Purdue is not great defensively, as evidenced by their inability to slow teams like Maryland, Cincinnati, and even Illinois (with a backup QB) down. Through five games, Purdue ranks 13th in the Big Ten in rushing defense, at 244 yards per game, and 6th in passing defense. One deficiency leading to these numbers has been an inability for the Boilermakers to generate much push and pressure with the defensive line. Despite being stacked with upperclassmen and returning starters, this unit just has not gotten the job done for Hazell’s team.
As bad as Purdue’s defensive front has been, what is more shocking is the problems Iowa has had on their own offensive line, A.K.A., the Kirk Ferentz specialty. The Hawkeyes rank 13th in the conference in rushing offense, generating less than 150 yards per game on the ground despite having a crew of talented running backs led by Akrum Wadley and LeShun Daniels. These problems come from an offensive line that has needed to shift parts around thanks to a lot of injuries in the first half of the 2016 season.
If Iowa is to stand a chance against Wisconsin next week, this unit has to come together and start playing like a normal Iowa O-line, if not the 2015 version. That type of line performance would typically roll over a defensive front like Purdue and dominate the line of scrimmage and time of possession in a game of this caliber. However, until Iowa proves it is healthy and effective on the field, even against overmatched competition, it is hard to have any faith in the Hawkeyes moving forward beyond this weekend’s tilt with the Boilermakers.
2 Key Stats:
— +5 (Iowa) and -6 (Purdue). That’s the 2016 turnover margin numbers for both teams. There are not a multitude of statistics where Iowa and Purdue stand well-apart in contrast, but this is one with the Hawkeyes ranking 3rd in the Big Ten and Purdue well-entrenched in last place. It is perhaps more surprising that Iowa does not have a better record considering such a high positive turnover margin, but the bottom line is that the Hawkeyes know how to make big plays, while the Boilermakers give up big plays. If this trend continues to be accurate, the Hawkeyes could end up with a couple more short fields than Purdue, leading to enough “easy points” to make the difference in this road game.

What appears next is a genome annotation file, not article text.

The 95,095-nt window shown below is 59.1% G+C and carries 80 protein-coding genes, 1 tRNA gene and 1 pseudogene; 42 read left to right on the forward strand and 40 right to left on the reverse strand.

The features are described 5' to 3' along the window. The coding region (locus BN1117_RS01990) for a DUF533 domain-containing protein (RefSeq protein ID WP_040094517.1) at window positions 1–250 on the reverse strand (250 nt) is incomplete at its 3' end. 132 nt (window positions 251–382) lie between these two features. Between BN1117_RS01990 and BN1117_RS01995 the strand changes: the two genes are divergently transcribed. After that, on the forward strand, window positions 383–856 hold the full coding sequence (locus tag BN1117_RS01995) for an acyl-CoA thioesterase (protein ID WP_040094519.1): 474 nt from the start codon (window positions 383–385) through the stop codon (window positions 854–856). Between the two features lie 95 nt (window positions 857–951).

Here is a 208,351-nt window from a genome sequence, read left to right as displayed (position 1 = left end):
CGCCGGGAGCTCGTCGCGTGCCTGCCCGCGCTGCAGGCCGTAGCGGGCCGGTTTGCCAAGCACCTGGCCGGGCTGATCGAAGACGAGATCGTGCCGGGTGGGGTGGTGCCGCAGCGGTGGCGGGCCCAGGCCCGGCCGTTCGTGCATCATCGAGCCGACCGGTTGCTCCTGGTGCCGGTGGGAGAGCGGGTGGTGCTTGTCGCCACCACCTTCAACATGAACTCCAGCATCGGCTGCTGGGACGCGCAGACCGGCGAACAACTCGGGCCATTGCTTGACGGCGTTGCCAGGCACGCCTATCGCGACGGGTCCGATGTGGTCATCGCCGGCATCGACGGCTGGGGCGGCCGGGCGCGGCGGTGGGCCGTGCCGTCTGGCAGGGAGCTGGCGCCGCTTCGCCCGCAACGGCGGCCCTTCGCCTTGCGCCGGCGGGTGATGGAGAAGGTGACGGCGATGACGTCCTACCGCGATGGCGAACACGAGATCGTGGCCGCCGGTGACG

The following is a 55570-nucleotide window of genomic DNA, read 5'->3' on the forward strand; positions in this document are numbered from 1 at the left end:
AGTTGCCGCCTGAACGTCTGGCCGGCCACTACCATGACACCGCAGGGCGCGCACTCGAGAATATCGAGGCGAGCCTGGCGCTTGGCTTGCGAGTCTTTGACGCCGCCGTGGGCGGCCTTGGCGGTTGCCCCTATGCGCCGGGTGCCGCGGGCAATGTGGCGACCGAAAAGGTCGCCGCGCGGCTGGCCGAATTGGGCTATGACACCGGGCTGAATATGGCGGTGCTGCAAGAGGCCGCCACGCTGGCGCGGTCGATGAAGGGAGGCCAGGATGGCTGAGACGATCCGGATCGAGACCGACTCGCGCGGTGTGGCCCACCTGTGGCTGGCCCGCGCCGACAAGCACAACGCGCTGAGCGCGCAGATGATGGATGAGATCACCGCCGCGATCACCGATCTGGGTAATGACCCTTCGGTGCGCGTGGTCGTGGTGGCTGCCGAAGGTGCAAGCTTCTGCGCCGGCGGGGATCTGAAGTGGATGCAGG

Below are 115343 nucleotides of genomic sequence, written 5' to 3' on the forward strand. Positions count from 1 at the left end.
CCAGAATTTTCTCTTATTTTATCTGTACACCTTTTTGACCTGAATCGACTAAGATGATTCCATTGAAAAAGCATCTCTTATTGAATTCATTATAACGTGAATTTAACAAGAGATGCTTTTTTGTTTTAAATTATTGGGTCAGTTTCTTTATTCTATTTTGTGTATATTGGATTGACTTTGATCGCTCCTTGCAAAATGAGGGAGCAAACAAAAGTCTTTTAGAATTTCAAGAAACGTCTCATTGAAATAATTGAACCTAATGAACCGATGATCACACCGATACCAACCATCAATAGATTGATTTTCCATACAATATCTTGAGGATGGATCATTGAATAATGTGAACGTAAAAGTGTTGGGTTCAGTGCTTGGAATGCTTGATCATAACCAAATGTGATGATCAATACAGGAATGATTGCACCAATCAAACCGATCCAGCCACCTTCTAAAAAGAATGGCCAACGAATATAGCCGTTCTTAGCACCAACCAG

— 95% (Iowa) and 62% (Purdue). That’s the red zone offensive efficiency for these teams. Another huge distinction between these teams is what they do when entering the red zone with the ball. Iowa scores almost automatically, including an impressive 15 touchdowns in 20 total red zone trips to lead the Big Ten. Purdue struggles to finish the job, thanks in part to a couple of red zone turnovers this season. Once again, if these numbers are accurate, it is a huge edge to the Hawkeyes in a game that may feature limited opportunities, particularly if both teams play evenly. However, if Purdue is to make a run at a bowl game, it will also be evident when statistics like this turn around.
3 Key Players:
Desmond King, Iowa CB/KR: The difference in games like this often comes down to who has the better star playmakers, and Iowa likely has the best player on the field with King. The All-America defender should have opportunities when David Blough is pressured to cause one or two turnovers, but where he may have the best chance to shine is special teams. King is averaging 27.3 yards per return on 15 kickoff returns, so the Boilermakers coverage unit will need to stay disciplined with King bringing the ball out of the end zone. It’s about time King had one of those monster games, and he is due for something like a return touchdown. Purdue beware.